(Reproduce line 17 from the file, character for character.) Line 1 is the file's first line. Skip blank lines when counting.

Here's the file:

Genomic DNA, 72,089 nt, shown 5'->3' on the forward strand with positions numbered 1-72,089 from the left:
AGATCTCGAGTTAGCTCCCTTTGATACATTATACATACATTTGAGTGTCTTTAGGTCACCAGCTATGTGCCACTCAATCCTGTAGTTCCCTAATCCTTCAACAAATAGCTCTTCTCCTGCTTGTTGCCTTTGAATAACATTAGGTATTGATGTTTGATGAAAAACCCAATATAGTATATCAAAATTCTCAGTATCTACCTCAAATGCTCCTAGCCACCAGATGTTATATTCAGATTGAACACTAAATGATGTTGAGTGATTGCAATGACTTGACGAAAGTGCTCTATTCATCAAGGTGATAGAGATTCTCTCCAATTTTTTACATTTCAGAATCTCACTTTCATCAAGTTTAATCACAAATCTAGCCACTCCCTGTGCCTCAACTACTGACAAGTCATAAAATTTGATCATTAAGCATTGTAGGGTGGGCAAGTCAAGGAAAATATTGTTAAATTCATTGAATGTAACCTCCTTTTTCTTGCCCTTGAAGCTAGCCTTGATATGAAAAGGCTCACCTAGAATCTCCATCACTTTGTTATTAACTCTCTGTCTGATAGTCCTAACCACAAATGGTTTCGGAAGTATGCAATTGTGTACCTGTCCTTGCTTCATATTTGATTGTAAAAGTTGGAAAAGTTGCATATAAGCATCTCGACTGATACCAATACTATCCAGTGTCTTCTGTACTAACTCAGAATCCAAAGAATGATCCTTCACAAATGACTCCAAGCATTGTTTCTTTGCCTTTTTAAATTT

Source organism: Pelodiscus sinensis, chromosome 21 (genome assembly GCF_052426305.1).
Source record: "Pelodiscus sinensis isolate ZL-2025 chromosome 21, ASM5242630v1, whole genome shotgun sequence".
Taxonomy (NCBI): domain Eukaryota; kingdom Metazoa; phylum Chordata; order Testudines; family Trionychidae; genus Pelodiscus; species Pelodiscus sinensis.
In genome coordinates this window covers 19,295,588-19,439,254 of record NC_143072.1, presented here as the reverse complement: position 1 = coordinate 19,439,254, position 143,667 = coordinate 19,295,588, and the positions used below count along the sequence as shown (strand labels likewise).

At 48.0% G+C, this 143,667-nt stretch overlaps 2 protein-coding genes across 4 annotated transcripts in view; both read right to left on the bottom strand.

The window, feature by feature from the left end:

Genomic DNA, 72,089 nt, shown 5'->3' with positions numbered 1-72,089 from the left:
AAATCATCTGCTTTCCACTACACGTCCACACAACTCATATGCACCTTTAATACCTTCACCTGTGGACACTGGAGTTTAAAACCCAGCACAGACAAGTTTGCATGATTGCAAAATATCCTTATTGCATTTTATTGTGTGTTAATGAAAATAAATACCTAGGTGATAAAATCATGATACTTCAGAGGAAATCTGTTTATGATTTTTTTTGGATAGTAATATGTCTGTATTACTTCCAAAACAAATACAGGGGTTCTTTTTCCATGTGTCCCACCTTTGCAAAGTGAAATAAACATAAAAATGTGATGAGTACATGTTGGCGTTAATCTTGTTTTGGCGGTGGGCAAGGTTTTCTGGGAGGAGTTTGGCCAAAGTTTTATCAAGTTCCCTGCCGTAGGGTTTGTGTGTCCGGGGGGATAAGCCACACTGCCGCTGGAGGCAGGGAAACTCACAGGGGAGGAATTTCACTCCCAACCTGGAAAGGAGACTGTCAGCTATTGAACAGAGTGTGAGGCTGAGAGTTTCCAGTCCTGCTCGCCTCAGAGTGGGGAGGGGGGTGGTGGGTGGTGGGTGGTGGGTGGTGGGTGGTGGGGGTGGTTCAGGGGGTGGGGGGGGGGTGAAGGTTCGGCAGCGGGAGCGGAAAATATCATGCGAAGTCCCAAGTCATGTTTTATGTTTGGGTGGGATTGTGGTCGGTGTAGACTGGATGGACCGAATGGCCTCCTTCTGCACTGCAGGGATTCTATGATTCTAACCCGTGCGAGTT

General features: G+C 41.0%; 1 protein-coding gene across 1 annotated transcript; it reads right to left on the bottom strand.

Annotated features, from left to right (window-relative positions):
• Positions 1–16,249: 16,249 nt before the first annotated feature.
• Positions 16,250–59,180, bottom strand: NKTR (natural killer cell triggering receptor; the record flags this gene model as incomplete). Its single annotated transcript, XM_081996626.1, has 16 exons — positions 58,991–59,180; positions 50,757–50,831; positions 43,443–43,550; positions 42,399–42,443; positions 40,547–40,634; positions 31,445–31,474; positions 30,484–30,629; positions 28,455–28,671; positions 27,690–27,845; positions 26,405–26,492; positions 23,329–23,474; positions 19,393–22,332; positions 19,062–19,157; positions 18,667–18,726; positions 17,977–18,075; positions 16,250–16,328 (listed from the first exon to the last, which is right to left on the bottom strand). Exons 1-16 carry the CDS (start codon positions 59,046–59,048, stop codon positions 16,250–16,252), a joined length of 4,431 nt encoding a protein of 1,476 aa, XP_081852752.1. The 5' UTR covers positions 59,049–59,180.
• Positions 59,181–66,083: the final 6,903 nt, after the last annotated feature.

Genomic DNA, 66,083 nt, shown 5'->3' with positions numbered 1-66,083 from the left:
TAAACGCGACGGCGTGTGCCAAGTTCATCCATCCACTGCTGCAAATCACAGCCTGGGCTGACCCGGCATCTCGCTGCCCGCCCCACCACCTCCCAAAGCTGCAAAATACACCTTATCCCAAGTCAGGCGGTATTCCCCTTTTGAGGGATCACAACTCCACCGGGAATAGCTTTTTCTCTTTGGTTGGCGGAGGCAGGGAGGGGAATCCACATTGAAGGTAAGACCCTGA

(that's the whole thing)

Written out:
TAAACGCGACGGCGTGTGCCAAGTTCATCCATCCACTGCTGCAAATCACAGCCTGGGCTGACCCGGCATCTCGCTGCCCGCCCCACCACCTCCCAAAGCTGCAAAATACACCTTATCCCAAGTCAGGCGGTATTCCCCTTTTGAGGGATCACAACTCCACCGGGAATAGCTTTTTCTCTTTGGTTGGCGGAGGCAGGGAGGGGAATCCACATTGAAGGTAAGACCCTGA